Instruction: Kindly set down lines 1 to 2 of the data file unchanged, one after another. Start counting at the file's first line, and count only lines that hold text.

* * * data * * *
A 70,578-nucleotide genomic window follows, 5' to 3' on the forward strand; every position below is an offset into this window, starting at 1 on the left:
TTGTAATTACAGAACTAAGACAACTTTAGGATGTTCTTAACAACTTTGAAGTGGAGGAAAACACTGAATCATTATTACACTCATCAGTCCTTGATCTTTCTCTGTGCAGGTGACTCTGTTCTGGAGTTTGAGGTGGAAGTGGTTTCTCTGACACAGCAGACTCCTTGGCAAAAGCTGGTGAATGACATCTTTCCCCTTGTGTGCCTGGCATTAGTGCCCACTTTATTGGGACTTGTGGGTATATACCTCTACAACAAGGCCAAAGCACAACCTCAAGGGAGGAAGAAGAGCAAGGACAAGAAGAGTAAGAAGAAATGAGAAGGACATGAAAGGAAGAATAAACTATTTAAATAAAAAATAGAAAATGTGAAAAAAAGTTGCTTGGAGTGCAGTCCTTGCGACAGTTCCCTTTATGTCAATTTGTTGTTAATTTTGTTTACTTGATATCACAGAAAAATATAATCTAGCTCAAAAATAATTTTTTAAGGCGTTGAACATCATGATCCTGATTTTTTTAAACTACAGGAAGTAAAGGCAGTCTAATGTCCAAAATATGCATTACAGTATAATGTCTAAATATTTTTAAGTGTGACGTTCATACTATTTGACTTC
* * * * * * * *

A 70,578-nucleotide genomic window follows, 5' to 3' on the forward strand; every position below is an offset into this window, starting at 1 on the left:
TTGTAATTACAGAACTAAGACAACTTTAGGATGTTCTTAACAACTTTGAAGTGGAGGAAAACACTGAATCATTATTACACTCATCAGTCCTTGATCTTTCTCTGTGCAGGTGACTCTGTTCTGGAGTTTGAGGTGGAAGTGGTTTCTCTGACACAGCAGACTCCTTGGCAAAAGCTGGTGAATGACATCTTTCCCCTTGTGTGCCTGGCATTAGTGCCCACTTTATTGGGACTTGTGGGTATATACCTCTACAACAAGGCCAAAGCACAACCTCAAGGGAGGAAGAAGAGCAAGGACAAGAAGAGTAAGAAGAAATGAGAAGGACATGAAAGGAAGAATAAACTATTTAAATAAAAAATAGAAAATGTGAAAAAAAGTTGCTTGGAGTGCAGTCCTTGCGACAGTTCCCTTTATGTCAATTTGTTGTTAATTTTGTTTACTTGATATCACAGAAAAATATAATCTAGCTCAAAAATAATTTTTTAAGGCGTTGAACATCATGATCCTGATTTTTTTAAACTACAGGAAGTAAAGGCAGTCTAATGTCCAAAATATGCATTACAGTATAATGTCTAAATATTTTTAAGTGTGACGTTCATACTATTTGACTTC